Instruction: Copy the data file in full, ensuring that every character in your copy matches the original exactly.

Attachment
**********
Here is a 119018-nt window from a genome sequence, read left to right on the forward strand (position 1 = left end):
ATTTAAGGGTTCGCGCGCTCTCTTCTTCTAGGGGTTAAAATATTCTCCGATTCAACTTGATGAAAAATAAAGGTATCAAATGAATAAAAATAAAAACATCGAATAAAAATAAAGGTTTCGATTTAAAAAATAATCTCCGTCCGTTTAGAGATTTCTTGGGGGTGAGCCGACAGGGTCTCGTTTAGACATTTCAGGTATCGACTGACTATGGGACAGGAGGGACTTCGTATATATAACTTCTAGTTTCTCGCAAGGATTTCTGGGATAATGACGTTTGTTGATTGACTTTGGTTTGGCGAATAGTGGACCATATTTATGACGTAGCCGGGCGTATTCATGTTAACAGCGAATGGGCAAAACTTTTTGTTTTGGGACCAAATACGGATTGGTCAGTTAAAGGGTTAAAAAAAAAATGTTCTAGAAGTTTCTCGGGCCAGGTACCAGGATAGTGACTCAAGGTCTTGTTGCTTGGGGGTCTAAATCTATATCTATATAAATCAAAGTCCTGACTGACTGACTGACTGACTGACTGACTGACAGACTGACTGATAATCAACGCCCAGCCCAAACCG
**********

Here is a 119018-nt window from a genome sequence, read left to right on the forward strand (position 1 = left end):
ATTTAAGGGTTCGCGCGCTCTCTTCTTCTAGGGGTTAAAATATTCTCCGATTCAACTTGATGAAAAATAAAGGTATCAAATGAATAAAAATAAAAACATCGAATAAAAATAAAGGTTTCGATTTAAAAAATAATCTCCGTCCGTTTAGAGATTTCTTGGGGGTGAGCCGACAGGGTCTCGTTTAGACATTTCAGGTATCGACTGACTATGGGACAGGAGGGACTTCGTATATATAACTTCTAGTTTCTCGCAAGGATTTCTGGGATAATGACGTTTGTTGATTGACTTTGGTTTGGCGAATAGTGGACCATATTTATGACGTAGCCGGGCGTATTCATGTTAACAGCGAATGGGCAAAACTTTTTGTTTTGGGACCAAATACGGATTGGTCAGTTAAAGGGTTAAAAAAAAAATGTTCTAGAAGTTTCTCGGGCCAGGTACCAGGATAGTGACTCAAGGTCTTGTTGCTTGGGGGTCTAAATCTATATCTATATAAATCAAAGTCCTGACTGACTGACTGACTGACTGACTGACTGACAGACTGACTGATAATCAACGCCCAGCCCAAACCG